123 in Cohen for a good explanation of this). This leads economists to see capital and labor as
two factors of production each of which receives their proper share of revenues (the fallacies
Marx explicates in the Trinity Formula discussion in vol. iii of Capital).
d. Market fetishism: In some ways today I think a better term would be market fetishism: the
belief that markets have power, that they “do” things, that they are like powerful beings that
make choices, etc. Markets are structures of human relations and interactions which have

4. Mystification and Reality

Mystifications are distortions of reality, but they are not hallucinations. They do represent real
relations. Poor people may have different characteristics from nonpoor, criminals may have
specific prsonality traits, government spending may increase inflation, mechanization does
destroy jobs, commodities do assume an autonomous power which dominates exchange and
capital does receive a profit proportional to its own magnitude. And, from the vantage point of
the earth, the sun moves through the sky. These are real effects. The mystification is in the
distortion of the understanding of the character of these effects, their causes/determinations, and
conditions of existence/possibility. If they were pure hallucinations they would be easier to

5. Mystification of the Actual and the Possible

Perhaps the most crucial consequence of mystification is that people fail to understand that the
existing social world with its properties, structures, constraints, is not “inevitable,” “natural,”
“eternal.” When capital assumes the character of an independent power, as the necessary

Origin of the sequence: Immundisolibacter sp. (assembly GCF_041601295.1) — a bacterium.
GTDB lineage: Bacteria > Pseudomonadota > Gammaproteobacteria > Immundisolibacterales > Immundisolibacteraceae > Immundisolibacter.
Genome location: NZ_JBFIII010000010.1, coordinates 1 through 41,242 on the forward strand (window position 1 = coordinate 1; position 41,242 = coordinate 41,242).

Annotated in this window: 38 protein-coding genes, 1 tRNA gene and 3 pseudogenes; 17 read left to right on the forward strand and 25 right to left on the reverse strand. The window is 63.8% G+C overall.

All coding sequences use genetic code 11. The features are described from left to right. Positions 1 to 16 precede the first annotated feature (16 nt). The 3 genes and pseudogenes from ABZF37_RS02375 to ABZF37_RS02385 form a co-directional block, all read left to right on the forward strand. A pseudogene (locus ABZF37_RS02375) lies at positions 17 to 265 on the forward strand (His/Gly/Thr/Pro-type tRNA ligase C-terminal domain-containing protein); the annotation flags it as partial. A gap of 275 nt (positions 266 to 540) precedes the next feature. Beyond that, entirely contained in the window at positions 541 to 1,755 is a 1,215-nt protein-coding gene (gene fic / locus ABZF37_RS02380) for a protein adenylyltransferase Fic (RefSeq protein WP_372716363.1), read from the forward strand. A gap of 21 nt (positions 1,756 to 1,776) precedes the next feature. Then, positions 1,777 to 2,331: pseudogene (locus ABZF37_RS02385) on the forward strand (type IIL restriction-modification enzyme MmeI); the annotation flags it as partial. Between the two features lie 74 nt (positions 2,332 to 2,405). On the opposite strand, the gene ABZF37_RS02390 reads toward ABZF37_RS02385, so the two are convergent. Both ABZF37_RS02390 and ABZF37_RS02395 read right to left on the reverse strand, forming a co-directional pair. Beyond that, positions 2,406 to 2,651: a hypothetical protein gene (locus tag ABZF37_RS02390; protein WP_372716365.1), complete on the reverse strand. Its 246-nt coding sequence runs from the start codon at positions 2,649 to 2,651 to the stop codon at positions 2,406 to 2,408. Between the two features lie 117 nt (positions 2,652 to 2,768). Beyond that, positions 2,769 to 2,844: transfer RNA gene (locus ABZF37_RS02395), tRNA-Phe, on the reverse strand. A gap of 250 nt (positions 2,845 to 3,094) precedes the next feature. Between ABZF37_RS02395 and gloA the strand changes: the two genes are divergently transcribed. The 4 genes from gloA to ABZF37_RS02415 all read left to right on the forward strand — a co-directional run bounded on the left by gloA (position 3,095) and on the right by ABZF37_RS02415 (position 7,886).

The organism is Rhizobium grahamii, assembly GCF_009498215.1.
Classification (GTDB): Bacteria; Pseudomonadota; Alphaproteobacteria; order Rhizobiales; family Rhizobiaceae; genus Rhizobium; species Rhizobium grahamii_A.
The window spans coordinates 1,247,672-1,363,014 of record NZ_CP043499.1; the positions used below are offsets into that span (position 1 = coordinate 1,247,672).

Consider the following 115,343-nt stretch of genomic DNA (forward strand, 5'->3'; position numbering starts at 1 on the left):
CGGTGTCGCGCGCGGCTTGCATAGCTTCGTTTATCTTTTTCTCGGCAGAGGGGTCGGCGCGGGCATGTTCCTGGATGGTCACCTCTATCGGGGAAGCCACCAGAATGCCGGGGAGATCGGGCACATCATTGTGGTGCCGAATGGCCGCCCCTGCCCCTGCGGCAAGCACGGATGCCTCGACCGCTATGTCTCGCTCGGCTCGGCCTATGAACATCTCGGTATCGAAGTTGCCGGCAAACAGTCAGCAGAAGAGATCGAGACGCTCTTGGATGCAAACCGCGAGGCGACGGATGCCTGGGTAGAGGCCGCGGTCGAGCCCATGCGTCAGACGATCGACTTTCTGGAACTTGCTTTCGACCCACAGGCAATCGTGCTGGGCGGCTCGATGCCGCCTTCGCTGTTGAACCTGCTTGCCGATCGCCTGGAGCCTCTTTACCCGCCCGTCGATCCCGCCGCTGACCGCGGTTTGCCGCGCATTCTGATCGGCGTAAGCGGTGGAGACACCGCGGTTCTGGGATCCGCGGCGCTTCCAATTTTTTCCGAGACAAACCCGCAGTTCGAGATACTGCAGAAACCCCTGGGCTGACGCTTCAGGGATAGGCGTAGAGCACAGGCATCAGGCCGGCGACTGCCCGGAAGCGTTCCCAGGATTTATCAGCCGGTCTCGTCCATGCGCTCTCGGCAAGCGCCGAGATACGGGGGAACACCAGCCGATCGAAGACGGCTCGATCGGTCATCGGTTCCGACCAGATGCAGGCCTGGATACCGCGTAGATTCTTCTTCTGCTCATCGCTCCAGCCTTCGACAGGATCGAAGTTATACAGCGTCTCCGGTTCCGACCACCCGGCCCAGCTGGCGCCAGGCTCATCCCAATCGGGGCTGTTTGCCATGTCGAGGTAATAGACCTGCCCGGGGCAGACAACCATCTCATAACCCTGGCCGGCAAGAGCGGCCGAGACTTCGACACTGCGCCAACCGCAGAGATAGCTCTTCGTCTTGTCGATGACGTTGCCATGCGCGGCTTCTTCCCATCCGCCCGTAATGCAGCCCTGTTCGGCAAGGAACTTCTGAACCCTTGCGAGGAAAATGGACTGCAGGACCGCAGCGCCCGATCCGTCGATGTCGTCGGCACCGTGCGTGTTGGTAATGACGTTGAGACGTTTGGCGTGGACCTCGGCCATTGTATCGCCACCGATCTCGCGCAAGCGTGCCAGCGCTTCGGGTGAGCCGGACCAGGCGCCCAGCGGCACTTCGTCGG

condition for production, then it appears to the actors that without capital there would be no
production. Capitalism thus becomes the only form of social organization capable or organizing
the production of industrial use-values. This is of great importance, for if people are convinced
Lecture 20. Mystification 4

that no other form of society is possible, then even if they feel the existing society is rotten, there
will be little incentive to struggle against it.

This is precisely why demonstration models of alternatives -- either through revolutionary

example or through liberation projects within existing social structures -- have important
potential ideological effects. The social production of functioning alternatives is one of the basic
ways of struggling against the mystification of the existing society as the only possible society.
(Note tremendous effort of imperialist powers to wreck such experiments -- Cuba as good

6. Functionalist Thinking in the Theory of Mystification

There is a strong tendency in Marxist discussions of mystification to adopt a highly functionalist

view of such distortions. Capitalism is seen as somehow secreting spontaneously precisely those
distortions which are optimal for the reproduction of the relations of production. Commodity
and Capital fetishism are not simply masks of reality, but mystifications that optimally deflect
worker’s consciousness from challenges to the capitalist order.

We have already criticized functionalist explanations in our discussions of the state and many of
those criticisms apply here. But in addition I would like to emphasize two important points.

1) Mystification distorts the perceptions and understandings of the bourgeoisie as well as the